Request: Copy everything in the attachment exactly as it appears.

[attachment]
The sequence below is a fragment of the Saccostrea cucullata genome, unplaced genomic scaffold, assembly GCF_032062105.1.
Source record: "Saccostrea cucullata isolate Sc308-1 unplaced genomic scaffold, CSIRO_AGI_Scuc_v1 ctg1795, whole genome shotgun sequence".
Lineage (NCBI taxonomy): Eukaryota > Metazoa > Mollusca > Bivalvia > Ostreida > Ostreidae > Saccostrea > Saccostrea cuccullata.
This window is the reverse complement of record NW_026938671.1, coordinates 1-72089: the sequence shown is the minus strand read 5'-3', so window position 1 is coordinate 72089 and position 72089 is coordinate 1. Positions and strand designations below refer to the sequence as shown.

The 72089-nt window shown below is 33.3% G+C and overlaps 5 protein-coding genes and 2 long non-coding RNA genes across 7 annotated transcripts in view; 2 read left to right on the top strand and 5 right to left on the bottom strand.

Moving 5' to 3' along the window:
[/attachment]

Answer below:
The sequence below is a fragment of the Saccostrea cucullata genome, unplaced genomic scaffold, assembly GCF_032062105.1.
Source record: "Saccostrea cucullata isolate Sc308-1 unplaced genomic scaffold, CSIRO_AGI_Scuc_v1 ctg1795, whole genome shotgun sequence".
Lineage (NCBI taxonomy): Eukaryota > Metazoa > Mollusca > Bivalvia > Ostreida > Ostreidae > Saccostrea > Saccostrea cuccullata.
This window is the reverse complement of record NW_026938671.1, coordinates 1-72089: the sequence shown is the minus strand read 5'-3', so window position 1 is coordinate 72089 and position 72089 is coordinate 1. Positions and strand designations below refer to the sequence as shown.

The 72089-nt window shown below is 33.3% G+C and overlaps 5 protein-coding genes and 2 long non-coding RNA genes across 7 annotated transcripts in view; 2 read left to right on the top strand and 5 right to left on the bottom strand.

Moving 5' to 3' along the window: